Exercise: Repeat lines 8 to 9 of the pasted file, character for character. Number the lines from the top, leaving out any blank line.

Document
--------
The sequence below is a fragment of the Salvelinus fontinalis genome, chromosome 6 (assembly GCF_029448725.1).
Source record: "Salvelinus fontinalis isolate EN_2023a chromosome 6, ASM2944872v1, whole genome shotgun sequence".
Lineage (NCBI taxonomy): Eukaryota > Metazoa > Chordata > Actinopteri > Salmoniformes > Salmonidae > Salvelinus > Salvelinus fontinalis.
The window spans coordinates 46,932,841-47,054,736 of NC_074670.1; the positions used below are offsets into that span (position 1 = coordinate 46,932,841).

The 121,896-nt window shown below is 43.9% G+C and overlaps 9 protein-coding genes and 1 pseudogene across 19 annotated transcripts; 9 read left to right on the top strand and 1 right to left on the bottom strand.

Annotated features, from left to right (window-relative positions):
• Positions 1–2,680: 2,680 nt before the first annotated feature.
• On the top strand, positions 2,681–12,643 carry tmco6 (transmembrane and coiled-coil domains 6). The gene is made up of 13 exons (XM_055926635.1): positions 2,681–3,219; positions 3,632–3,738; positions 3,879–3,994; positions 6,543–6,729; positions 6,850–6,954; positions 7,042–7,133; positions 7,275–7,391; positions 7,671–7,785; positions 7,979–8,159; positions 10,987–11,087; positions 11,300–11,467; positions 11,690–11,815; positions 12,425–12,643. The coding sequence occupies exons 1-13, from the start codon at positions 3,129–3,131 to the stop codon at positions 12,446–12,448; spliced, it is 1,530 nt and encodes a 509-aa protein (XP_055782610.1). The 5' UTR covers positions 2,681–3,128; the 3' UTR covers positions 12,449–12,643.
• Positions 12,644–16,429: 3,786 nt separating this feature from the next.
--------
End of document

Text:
• On the top strand, positions 2,681–12,643 carry tmco6 (transmembrane and coiled-coil domains 6). The gene is made up of 13 exons (XM_055926635.1): positions 2,681–3,219; positions 3,632–3,738; positions 3,879–3,994; positions 6,543–6,729; positions 6,850–6,954; positions 7,042–7,133; positions 7,275–7,391; positions 7,671–7,785; positions 7,979–8,159; positions 10,987–11,087; positions 11,300–11,467; positions 11,690–11,815; positions 12,425–12,643. The coding sequence occupies exons 1-13, from the start codon at positions 3,129–3,131 to the stop codon at positions 12,446–12,448; spliced, it is 1,530 nt and encodes a 509-aa protein (XP_055782610.1). The 5' UTR covers positions 2,681–3,128; the 3' UTR covers positions 12,449–12,643.
• Positions 12,644–16,429: 3,786 nt separating this feature from the next.